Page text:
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Our visit to Savannah is fragrant with many hallowed memories, for, besides the lavish hospitality with which we were treated, there are few places in the country which so teem with historic associations as the beautiful ‘Forrest city.’

Captain A. A. Winn, who had been very active in inviting General Lee to Savannah, called a meeting, to arrange for his visit, and at this meeting the following committee was appointed:

Henry R. Jackson, A. R. Lawton, Robert H. Anderson, John Screven, G. M. Sorrel, T. F. Screven, H. M. Branch, Peter Reilly, B. H. Richardson, David Waldhauer, George P. Walker, C. C. Hardwicke, J. F. Brooks, J. H. Estill, R. P. Myers, M. D., James L. Taylor, Charles H. Olmstead, Geo. W. Alley, C. H. Morel, W. S. Bogart, G. M. Ryals, A. H. Lane, Rufus E. Lester, W. S. Basinger, J. B. Read, M. D., Joel Kennard, A. McC. Duncan, E. P. Alexander, John F. Wheaton, LaFayette McLaws, Henry C. Wayne, George A. Mercer, John Schwarz, W. W. Gordon, Fred. M. Hull, A. A. Winn, H. M. Comer, T. B. Chisholm, W. G. Waller, John Talliaferro, J. D. Johnston, T. S. Wayne, C. L. Chestnut, John Flannery, Daniel Lahey, D. G. Purse, Wm. Duncan, C. W. Anderson, R. G. Gaillard, J. F. Gilmer, Cormack Hopkins, J. G. Thomas, M. D., C. C. Schley, M. D., Julian Myers, E. M. Anderson.

The committee had arranged a brilliant reception of General Lee at the depot—an open barouche drawn by four beautiful grays, a turnout of the military, etc.—but ‘the cavalry flanked them’ by arriving some hours ahead of the appointed time and quietly finding at the Pulaski House the elegant rooms which the Messrs. Goodsell had set apart as our quarters. But the committee and other friends were not long in ascertaining that we had ‘stolen a march on them,’ and we were soon ‘surrounded and captured’ by genial, courteous gentlemen who left no wish unattended to during our stay, and no effort unspared to make our visit a continued pleasure. Our drives, and walks (when we could steal off from the carriages which were in constant attendance), about the city and its beautiful suburbs—our visit to the Georgia Historical Society, the cemeteries, monuments, wharves, parks, cotton presses, &c., &c.—were rendered the more delightful by congenial company.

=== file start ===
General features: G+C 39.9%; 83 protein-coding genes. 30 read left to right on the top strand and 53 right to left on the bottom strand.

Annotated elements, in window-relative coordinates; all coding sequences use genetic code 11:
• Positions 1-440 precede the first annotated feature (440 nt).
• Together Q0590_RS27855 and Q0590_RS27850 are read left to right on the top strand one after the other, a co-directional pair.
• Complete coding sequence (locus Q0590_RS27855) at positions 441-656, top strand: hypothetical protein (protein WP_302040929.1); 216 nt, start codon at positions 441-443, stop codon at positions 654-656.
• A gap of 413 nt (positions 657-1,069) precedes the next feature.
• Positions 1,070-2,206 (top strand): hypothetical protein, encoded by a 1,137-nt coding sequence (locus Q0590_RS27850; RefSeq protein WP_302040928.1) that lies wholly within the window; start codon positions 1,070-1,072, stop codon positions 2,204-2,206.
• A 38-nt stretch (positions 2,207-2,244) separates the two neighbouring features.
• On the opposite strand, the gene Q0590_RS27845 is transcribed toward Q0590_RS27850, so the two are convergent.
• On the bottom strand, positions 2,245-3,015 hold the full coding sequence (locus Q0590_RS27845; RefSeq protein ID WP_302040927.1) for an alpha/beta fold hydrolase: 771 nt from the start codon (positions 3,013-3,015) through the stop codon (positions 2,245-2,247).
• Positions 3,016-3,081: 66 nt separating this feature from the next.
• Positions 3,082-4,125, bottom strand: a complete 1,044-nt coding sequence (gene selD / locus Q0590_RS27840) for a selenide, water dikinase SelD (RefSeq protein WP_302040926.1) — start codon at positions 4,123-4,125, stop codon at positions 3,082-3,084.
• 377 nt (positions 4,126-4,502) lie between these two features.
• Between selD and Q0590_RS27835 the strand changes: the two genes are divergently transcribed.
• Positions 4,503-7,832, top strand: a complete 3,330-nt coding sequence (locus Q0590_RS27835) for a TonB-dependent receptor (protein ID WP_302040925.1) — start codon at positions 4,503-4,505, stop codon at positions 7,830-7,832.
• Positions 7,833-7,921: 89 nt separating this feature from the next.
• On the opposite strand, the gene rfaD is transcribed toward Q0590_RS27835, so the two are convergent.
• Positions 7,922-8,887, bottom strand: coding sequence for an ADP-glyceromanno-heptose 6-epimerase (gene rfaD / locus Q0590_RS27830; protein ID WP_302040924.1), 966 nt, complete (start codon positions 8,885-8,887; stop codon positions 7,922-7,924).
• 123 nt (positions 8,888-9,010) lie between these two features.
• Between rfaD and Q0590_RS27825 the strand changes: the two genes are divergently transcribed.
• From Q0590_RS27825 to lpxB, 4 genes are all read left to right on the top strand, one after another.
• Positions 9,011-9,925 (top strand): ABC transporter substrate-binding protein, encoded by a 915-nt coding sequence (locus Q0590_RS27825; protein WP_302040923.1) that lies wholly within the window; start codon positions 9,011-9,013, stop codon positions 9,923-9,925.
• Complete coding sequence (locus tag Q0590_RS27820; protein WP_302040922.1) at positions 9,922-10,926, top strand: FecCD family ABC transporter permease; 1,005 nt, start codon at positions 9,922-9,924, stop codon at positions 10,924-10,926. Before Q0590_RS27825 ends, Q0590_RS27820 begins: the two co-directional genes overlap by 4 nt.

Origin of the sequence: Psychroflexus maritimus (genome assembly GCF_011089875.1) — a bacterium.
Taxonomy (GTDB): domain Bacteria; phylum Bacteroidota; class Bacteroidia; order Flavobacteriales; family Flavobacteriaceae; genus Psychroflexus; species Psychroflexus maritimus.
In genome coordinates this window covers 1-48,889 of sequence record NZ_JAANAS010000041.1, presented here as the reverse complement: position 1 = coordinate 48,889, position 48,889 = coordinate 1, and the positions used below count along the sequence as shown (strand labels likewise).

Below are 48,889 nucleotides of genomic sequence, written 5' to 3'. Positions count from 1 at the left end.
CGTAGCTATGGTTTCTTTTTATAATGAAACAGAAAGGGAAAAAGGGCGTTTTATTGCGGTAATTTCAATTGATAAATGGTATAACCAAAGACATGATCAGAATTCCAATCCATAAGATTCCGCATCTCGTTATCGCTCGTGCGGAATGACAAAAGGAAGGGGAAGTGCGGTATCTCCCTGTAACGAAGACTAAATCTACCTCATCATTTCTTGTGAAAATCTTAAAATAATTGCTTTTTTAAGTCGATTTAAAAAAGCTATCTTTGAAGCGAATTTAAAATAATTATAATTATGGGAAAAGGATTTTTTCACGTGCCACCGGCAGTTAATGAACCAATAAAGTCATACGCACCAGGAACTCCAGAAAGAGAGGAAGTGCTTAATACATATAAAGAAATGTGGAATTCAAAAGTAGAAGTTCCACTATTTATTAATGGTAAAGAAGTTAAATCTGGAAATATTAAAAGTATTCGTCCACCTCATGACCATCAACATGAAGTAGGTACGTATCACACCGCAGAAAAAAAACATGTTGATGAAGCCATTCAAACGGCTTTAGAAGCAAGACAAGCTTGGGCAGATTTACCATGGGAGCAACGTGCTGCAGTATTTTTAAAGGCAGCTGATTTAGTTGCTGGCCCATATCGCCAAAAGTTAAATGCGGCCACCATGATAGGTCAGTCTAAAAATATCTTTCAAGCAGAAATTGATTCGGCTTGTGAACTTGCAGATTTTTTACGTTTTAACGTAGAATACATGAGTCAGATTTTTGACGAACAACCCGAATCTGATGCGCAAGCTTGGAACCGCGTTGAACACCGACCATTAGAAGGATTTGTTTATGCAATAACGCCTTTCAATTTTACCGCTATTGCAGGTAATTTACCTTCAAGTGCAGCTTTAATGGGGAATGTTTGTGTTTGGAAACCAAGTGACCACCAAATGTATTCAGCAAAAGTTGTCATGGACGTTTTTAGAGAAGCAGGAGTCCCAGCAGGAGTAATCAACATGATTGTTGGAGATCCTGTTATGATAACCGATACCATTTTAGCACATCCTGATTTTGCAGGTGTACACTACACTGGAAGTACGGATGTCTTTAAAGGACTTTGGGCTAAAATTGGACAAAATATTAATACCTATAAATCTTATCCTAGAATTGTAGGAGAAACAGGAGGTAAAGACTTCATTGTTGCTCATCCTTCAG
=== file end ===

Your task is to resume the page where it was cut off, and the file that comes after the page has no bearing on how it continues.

We have asked a competent hand to write us, for future publication, some sketches of points of historic interest about Savannah, and we cannot further allude to them now than to say that we were particularly struck with the superb bronze statue of the Confederate soldier on the Confederate monument, (the generous gift of the late G. W. J. DeRenne, Esq.)—the beautiful Pulaski monument, one of the finest in the world,—‘Hodgson Hall,’ the Library of the Georgia Historical Society, which was the gift of Mrs. Telfair Hodgson as a memorial to her husband—and other points which we cannot now even mention. [By the way what more appropriate and beautiful monument to a deceased loved one can be erected than a Historical Society building? And is there not one somewhere who desires thus to connect the name of some loved one with a building for the Southern Historical Society?]

As we said in our last, General Lee's lecture at the Savannah theatre was

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